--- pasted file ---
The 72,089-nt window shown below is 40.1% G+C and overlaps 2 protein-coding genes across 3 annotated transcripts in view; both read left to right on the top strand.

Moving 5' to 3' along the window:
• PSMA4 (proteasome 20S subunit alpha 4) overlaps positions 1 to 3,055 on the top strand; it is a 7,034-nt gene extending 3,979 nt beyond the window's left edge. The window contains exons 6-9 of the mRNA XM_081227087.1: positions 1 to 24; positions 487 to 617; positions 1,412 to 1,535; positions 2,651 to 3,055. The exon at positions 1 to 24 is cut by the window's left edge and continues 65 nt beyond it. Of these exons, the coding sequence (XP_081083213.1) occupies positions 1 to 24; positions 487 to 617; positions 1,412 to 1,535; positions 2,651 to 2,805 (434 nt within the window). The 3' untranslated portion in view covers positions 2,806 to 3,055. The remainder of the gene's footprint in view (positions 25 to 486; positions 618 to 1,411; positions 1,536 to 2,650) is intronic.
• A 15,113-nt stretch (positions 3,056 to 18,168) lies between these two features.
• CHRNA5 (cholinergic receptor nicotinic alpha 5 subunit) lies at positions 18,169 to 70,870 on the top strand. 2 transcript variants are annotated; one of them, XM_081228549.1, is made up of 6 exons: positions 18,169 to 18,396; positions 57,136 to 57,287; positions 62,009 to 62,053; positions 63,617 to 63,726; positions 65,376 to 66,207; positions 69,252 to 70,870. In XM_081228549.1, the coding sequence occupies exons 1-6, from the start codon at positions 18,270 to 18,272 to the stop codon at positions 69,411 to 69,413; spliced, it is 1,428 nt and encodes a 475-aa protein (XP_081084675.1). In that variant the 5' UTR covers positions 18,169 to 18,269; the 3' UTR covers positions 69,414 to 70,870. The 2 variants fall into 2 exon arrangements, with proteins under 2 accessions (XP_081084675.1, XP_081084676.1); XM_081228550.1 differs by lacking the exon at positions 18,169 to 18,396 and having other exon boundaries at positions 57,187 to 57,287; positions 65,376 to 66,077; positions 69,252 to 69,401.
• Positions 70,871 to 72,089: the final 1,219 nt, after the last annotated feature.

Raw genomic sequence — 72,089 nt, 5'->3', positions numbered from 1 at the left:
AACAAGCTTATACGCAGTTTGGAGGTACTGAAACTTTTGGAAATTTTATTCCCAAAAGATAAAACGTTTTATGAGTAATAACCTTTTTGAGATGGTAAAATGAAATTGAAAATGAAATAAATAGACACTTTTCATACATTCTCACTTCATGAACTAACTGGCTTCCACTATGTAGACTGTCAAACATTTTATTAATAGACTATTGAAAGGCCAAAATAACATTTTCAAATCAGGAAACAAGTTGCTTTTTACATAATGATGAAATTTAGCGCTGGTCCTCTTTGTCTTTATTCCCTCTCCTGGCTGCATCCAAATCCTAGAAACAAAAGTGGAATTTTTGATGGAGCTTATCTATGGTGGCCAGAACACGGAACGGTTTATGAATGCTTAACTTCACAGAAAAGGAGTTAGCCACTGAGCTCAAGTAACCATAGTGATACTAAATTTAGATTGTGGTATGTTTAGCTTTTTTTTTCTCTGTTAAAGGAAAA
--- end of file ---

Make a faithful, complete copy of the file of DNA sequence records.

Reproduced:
The 72,089-nt window shown below is 40.1% G+C and overlaps 2 protein-coding genes across 3 annotated transcripts in view; both read left to right on the top strand.

Moving 5' to 3' along the window:
• PSMA4 (proteasome 20S subunit alpha 4) overlaps positions 1 to 3,055 on the top strand; it is a 7,034-nt gene extending 3,979 nt beyond the window's left edge. The window contains exons 6-9 of the mRNA XM_081227087.1: positions 1 to 24; positions 487 to 617; positions 1,412 to 1,535; positions 2,651 to 3,055. The exon at positions 1 to 24 is cut by the window's left edge and continues 65 nt beyond it. Of these exons, the coding sequence (XP_081083213.1) occupies positions 1 to 24; positions 487 to 617; positions 1,412 to 1,535; positions 2,651 to 2,805 (434 nt within the window). The 3' untranslated portion in view covers positions 2,806 to 3,055. The remainder of the gene's footprint in view (positions 25 to 486; positions 618 to 1,411; positions 1,536 to 2,650) is intronic.
• A 15,113-nt stretch (positions 3,056 to 18,168) lies between these two features.
• CHRNA5 (cholinergic receptor nicotinic alpha 5 subunit) lies at positions 18,169 to 70,870 on the top strand. 2 transcript variants are annotated; one of them, XM_081228549.1, is made up of 6 exons: positions 18,169 to 18,396; positions 57,136 to 57,287; positions 62,009 to 62,053; positions 63,617 to 63,726; positions 65,376 to 66,207; positions 69,252 to 70,870. In XM_081228549.1, the coding sequence occupies exons 1-6, from the start codon at positions 18,270 to 18,272 to the stop codon at positions 69,411 to 69,413; spliced, it is 1,428 nt and encodes a 475-aa protein (XP_081084675.1). In that variant the 5' UTR covers positions 18,169 to 18,269; the 3' UTR covers positions 69,414 to 70,870. The 2 variants fall into 2 exon arrangements, with proteins under 2 accessions (XP_081084675.1, XP_081084676.1); XM_081228550.1 differs by lacking the exon at positions 18,169 to 18,396 and having other exon boundaries at positions 57,187 to 57,287; positions 65,376 to 66,077; positions 69,252 to 69,401.
• Positions 70,871 to 72,089: the final 1,219 nt, after the last annotated feature.

Raw genomic sequence — 72,089 nt, 5'->3', positions numbered from 1 at the left:
AACAAGCTTATACGCAGTTTGGAGGTACTGAAACTTTTGGAAATTTTATTCCCAAAAGATAAAACGTTTTATGAGTAATAACCTTTTTGAGATGGTAAAATGAAATTGAAAATGAAATAAATAGACACTTTTCATACATTCTCACTTCATGAACTAACTGGCTTCCACTATGTAGACTGTCAAACATTTTATTAATAGACTATTGAAAGGCCAAAATAACATTTTCAAATCAGGAAACAAGTTGCTTTTTACATAATGATGAAATTTAGCGCTGGTCCTCTTTGTCTTTATTCCCTCTCCTGGCTGCATCCAAATCCTAGAAACAAAAGTGGAATTTTTGATGGAGCTTATCTATGGTGGCCAGAACACGGAACGGTTTATGAATGCTTAACTTCACAGAAAAGGAGTTAGCCACTGAGCTCAAGTAACCATAGTGATACTAAATTTAGATTGTGGTATGTTTAGCTTTTTTTTTCTCTGTTAAAGGAAAA